The technique works because the two types of DNA have separate functions and live in different locations within the cell. “The idea is that you can exploit the fact that mitochondrial DNA – which may be mutated and cause devastating disorders in humans – are physically separated from nuclear DNA,” says Dr. Massimo Zeviani, a mitochondrial researcher at the Medical Research Council in the United Kingdom.

How is this different from conventional in vitro fertilization?

IVF involves fertilizing a complete egg cell with sperm, incubating it, and then implanting the resulting embryo into the mother. For mothers with mitochondrial disease, spindle nuclear transfer has an important advantage over IVF – the mother’s core genetic identity can be passed on to the child but the harmful mitochondrial DNA is not. The 37 genes in mitochondrial DNA have an essential but very limited purpose, since they only encode proteins related to mitochondrial function. Nuclear DNA, on the other hand, has 200,000 genes and encodes all other traits – everything from eye color and dimples to height and intelligence. So nuclear DNA is the source of the vast majority of information that forms a person’s identity. This is why the phrase “three-parent baby” – used by many media outlets — is misleading.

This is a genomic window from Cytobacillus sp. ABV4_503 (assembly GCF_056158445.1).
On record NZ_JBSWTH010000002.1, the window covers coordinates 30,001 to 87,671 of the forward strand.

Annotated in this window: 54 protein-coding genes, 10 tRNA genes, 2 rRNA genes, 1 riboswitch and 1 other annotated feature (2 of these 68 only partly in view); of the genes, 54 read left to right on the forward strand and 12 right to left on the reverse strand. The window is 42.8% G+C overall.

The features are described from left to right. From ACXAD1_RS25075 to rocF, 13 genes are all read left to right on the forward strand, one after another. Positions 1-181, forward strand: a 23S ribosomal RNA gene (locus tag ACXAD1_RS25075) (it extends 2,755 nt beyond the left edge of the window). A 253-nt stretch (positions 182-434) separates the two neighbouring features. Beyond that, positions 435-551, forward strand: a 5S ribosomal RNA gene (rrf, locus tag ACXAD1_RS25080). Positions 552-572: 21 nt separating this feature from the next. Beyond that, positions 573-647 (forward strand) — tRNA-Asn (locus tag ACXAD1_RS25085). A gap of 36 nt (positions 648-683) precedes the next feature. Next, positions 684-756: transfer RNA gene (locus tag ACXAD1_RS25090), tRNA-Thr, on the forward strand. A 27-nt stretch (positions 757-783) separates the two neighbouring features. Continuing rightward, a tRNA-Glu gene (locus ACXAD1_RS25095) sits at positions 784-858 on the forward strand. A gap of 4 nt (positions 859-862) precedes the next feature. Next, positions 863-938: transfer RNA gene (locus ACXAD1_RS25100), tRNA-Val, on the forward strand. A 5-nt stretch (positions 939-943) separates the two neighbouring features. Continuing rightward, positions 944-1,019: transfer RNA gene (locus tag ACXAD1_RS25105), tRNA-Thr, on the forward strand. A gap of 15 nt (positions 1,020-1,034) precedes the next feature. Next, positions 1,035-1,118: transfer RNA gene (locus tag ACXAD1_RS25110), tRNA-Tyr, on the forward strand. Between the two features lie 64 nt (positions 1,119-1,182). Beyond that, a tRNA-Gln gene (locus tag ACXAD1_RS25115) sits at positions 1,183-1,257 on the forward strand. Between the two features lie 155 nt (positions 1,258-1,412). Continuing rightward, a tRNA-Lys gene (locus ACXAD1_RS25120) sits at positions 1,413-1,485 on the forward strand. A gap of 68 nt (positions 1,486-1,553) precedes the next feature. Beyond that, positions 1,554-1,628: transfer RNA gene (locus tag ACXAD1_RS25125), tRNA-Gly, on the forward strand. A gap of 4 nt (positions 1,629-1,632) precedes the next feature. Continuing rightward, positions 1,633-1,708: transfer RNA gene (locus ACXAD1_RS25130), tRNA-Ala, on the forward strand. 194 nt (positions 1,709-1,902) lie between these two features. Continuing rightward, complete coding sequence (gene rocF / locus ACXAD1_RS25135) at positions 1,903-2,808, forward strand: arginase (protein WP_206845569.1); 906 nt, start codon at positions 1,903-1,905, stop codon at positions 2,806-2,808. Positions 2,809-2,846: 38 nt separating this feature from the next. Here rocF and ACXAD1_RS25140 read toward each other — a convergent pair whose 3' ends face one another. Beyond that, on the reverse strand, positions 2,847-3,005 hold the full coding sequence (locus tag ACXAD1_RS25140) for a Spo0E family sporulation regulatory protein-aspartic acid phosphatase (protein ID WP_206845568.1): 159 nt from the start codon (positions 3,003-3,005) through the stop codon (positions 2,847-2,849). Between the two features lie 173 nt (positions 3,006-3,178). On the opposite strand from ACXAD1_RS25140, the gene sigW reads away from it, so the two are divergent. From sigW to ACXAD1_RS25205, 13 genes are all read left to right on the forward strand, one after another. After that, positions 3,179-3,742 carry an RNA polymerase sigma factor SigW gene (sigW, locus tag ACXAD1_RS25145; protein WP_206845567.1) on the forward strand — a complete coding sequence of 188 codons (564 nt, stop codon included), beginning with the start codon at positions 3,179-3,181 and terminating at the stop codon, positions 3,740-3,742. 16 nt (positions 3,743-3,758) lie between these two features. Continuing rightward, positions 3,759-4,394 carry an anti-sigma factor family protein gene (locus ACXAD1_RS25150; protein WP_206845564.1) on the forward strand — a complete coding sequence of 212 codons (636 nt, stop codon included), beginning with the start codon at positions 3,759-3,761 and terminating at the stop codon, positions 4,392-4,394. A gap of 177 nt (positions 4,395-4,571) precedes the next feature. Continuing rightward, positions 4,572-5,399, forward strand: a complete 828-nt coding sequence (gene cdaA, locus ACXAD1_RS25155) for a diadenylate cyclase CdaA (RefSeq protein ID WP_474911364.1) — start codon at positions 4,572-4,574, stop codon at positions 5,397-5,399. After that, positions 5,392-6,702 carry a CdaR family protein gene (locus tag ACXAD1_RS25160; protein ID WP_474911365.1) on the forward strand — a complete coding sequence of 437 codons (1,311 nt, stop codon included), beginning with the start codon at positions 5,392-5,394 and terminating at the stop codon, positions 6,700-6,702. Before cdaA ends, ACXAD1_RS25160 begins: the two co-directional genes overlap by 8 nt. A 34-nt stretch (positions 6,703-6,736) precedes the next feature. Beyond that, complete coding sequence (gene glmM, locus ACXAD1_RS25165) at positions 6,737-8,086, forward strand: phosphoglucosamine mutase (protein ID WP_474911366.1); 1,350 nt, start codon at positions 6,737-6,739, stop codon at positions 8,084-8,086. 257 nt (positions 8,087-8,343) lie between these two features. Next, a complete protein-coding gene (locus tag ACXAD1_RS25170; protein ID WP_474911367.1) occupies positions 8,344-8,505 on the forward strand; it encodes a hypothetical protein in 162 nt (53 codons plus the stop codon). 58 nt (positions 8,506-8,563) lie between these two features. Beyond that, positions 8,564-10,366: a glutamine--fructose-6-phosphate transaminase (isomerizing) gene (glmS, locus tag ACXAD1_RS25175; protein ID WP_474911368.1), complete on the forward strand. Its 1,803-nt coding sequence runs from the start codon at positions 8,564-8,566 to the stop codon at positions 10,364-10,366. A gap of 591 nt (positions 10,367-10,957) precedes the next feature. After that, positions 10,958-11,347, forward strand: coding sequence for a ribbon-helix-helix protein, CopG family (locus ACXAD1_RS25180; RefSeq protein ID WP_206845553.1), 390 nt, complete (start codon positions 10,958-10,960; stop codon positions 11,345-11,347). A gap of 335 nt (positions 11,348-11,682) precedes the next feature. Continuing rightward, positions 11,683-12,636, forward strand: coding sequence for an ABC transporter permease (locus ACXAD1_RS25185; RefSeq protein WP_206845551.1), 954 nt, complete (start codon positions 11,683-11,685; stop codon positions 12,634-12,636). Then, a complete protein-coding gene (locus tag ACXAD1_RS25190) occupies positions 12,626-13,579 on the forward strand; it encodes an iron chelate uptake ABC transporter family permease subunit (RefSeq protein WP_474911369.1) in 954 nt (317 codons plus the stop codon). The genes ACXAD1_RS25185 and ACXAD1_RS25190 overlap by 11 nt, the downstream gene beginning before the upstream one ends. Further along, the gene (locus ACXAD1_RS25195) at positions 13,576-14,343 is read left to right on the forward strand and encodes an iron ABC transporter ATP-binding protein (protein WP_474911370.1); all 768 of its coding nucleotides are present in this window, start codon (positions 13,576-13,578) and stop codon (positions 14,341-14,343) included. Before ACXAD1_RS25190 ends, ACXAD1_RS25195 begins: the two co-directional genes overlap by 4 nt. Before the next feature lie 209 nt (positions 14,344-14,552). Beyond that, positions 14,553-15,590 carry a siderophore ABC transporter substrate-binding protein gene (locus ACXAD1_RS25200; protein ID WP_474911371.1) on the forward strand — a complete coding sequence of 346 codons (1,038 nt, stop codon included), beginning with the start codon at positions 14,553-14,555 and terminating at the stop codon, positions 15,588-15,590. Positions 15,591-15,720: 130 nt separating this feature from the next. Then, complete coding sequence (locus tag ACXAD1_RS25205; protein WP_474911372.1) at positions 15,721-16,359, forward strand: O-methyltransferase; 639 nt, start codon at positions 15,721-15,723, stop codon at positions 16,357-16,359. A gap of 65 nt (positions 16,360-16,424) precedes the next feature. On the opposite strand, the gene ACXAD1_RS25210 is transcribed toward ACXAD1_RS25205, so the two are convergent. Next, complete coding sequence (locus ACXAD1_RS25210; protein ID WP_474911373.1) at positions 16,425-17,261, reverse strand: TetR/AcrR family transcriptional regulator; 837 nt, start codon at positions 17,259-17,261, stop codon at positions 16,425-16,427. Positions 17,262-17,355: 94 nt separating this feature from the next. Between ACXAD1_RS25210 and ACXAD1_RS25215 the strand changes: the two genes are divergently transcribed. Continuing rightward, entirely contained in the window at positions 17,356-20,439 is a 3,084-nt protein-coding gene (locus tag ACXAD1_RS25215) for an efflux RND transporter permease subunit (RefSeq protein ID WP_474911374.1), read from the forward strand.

“Mitochondrial DNA is different than nuclear DNA, and the nuclear DNA is what determines your heritage,” says Dr. James Grifo of New York University’s Langone Medical Center. Dr. Grifo pioneered the method in mice 20 years ago and referred the couple to Zhang.

To say that the resulting embryo has three parents “is misrepresentative in a harsh and caustic way,” Grifo says. “She still wanted to have a baby like most people do, and we had a technology to help her.”

But are there any risks?

Yes. When the mother’s nucleus is removed from the cell, a small amount of diseased mitochondrial DNA can travel with it and be passed on to the baby, potentially sickening or even killing the infant. Chromosomes, which contain genetic information, can also be broken during the transfer, leading to harmful genetic mutations.

And perhaps most importantly, until Zhang performed the procedure in Mexico, the technique had never been successfully used in humans — only in mice and monkeys. Therefore, more research on human embryos needs to be done to fully assess its risks, says Dieter Egli, a researcher at the New York Stem Cell Foundation and Columbia University.

Zhang, however, notes that he has been researching spindle nuclear transfer in human embryos for decades, which is why he was confident moving forward with the procedure. “For any medical research, you always have to be responsible for three things: What is the efficacy? What are the risks? What are the alternatives? Then you see what’s best for the patient,” Zhang says. “This is 20 years of research. Twenty years of passion, love, sweating, crying and motivation.”